In this embodiment, the control microprocessor 70 is programmed to generate a stimulus signal Vapplied through the D/A converter 80 in response to signals received from sources of external excitations. For example, if the transducer of FIG. 1 is a pressure transducer, it may be desired to back out a very high static pressure measured by the transducer so that only pressure deviations from the high static pressure are measured. This feature separates a large static ambient signal from a desired small dynamic signal. In this case, the external stimulus received by the microprocessor 70 may be the output of a pressure sensor.
In another example, the transducer of FIG. 1 may be one of three identical accelerometers integrated into an inertial measurement system and lying along three respective orthogonal axes, to within a manufacturing alignment error. The alignment error causes small components of accelerations experienced along one axis exclusively to be sensed by accelerometers lying along the other axes. Using the characterization embodiment of the invention, the effects of these errors are readily quantified. From this, compensation signals may be computed from the output of any two accelerometers to be applied to the Vapplied input of the remaining accelerometer to null out effects of the misalignment error.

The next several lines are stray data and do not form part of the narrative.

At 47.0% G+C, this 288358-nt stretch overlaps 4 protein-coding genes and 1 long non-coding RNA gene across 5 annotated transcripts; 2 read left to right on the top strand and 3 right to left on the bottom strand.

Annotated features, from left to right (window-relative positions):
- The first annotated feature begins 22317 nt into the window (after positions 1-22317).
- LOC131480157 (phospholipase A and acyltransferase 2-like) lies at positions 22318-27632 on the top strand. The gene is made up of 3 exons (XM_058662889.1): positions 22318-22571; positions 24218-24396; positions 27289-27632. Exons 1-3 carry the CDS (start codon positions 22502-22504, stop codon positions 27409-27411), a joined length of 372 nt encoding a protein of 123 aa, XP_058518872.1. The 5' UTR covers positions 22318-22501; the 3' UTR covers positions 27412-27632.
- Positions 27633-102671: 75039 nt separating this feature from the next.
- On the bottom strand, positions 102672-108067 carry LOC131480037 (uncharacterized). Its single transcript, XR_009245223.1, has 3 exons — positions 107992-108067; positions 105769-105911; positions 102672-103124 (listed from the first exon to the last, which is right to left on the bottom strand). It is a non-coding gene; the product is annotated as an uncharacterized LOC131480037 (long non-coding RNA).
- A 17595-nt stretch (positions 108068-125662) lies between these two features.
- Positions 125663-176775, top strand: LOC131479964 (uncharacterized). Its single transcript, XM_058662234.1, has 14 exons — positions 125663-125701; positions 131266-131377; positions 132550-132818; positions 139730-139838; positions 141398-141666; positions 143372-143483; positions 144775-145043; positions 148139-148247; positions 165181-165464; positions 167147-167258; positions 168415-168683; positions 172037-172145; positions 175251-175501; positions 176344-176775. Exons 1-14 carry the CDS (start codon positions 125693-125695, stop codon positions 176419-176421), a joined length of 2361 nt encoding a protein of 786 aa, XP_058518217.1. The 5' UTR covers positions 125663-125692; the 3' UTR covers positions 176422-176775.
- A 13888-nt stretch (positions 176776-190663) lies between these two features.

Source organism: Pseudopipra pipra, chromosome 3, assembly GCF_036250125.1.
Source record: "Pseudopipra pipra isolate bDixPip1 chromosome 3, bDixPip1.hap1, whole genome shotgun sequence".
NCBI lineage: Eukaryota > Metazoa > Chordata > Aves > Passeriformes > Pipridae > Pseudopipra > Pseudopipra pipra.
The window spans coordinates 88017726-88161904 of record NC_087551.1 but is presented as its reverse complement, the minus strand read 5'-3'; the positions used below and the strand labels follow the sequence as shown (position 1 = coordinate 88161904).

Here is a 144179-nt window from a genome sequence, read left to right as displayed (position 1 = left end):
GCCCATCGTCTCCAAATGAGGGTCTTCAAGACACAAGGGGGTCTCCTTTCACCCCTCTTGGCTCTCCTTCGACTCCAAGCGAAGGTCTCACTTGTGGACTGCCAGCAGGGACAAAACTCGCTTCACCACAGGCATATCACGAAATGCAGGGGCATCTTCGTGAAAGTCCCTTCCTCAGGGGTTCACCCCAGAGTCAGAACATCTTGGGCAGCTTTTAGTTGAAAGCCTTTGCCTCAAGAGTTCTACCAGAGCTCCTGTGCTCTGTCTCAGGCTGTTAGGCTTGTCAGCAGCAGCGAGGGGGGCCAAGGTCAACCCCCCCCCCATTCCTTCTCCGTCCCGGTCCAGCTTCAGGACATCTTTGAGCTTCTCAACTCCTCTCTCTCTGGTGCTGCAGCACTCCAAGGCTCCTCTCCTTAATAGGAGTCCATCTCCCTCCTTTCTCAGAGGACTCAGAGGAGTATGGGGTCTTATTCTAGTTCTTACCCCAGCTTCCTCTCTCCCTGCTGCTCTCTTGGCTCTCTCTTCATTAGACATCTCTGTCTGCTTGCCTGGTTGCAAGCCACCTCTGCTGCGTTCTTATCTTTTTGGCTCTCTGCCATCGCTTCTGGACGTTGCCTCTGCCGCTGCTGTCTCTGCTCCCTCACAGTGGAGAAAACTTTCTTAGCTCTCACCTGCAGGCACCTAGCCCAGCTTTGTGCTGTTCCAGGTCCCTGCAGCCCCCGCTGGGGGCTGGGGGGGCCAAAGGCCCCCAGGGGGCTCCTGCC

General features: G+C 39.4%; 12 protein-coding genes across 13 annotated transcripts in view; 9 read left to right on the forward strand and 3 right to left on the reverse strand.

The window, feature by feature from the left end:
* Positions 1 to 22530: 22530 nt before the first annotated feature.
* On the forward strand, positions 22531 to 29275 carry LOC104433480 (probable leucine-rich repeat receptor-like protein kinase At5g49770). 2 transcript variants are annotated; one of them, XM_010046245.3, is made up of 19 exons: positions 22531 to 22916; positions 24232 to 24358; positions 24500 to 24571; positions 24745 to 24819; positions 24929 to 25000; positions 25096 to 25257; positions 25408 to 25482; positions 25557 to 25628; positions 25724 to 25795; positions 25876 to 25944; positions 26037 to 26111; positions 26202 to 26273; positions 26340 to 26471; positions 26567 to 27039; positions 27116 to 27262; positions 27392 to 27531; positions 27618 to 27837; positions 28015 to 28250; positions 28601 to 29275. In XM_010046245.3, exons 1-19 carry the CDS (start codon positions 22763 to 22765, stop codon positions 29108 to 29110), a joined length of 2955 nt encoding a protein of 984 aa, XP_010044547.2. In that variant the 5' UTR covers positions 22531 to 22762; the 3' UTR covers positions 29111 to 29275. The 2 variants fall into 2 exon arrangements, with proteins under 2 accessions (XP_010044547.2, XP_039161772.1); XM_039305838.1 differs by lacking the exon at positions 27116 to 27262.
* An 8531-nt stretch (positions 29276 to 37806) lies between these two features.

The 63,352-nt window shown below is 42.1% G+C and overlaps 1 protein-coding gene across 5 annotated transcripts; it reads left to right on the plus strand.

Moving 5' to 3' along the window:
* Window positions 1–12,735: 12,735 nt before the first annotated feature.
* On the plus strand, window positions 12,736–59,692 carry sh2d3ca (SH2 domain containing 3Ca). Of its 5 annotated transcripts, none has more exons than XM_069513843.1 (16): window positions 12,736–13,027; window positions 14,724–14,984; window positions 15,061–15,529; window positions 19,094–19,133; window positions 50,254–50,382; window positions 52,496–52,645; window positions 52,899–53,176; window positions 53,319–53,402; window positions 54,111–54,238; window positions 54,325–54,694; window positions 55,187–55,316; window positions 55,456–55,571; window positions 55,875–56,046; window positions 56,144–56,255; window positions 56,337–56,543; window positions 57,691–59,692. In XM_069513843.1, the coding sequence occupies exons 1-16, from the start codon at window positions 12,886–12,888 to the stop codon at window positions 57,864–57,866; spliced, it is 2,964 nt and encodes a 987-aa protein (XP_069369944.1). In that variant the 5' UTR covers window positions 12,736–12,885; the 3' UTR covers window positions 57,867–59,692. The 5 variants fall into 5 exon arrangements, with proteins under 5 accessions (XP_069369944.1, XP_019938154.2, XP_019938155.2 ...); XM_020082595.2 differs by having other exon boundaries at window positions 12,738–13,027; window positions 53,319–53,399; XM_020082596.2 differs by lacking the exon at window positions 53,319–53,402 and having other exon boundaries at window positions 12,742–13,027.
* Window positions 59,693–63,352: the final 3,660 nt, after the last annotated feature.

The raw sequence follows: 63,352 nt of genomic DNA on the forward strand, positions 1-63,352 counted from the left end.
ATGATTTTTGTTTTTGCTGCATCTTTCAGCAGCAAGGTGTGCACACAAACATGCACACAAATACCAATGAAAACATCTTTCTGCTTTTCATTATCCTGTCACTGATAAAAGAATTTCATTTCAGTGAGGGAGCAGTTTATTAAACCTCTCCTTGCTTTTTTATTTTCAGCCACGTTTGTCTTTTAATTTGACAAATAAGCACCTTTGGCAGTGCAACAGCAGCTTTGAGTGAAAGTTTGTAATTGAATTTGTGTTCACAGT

While the invention has been described in detail with reference to an electrostatically controlled movable member, the invention may also be implemented by magnetically controlling the movable member. Moreover, while the invention has been described in detail with reference to an embodiment in which the displacement of the movable member is sensed capacitively, other displacement sensing methods may be employed. For example, the displacement may be monitored and measured using purely optical techniques. Alternatively, displacement can be measured using electron-tunneling tip technology, for example.
While the invention has been described in detail by specific reference to preferred embodiments, variations and modifications thereof may be made without departing from the true spirit and scope of the invention.
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|U.S. Classification||73/774, 310/311, 338/2|
|International Classification||G01P1/02, G01P21/00, G01P15/13, G01P15/125|
|Cooperative Classification||G01P15/131, G01P15/125, G01P21/00, G01P1/023|
|European Classification||G01P1/02B, G01P15/125, G01P15/13B, G01P21/00|
|Jan 25, 2001||AS||Assignment|
|May 22, 2001||CC||Certificate of correction|
|Feb 18, 2004||FPAY||Fee payment|
Year of fee payment: 4
|Feb 1, 2008||FPAY||Fee payment|
Year of fee payment: 8
|Apr 9, 2012||REMI||Maintenance fee reminder mailed|
|Aug 29, 2012||LAPS||Lapse for failure to pay maintenance fees|
|Oct 16, 2012||FP||Expired due to failure to pay maintenance fee|
Effective date: 20120829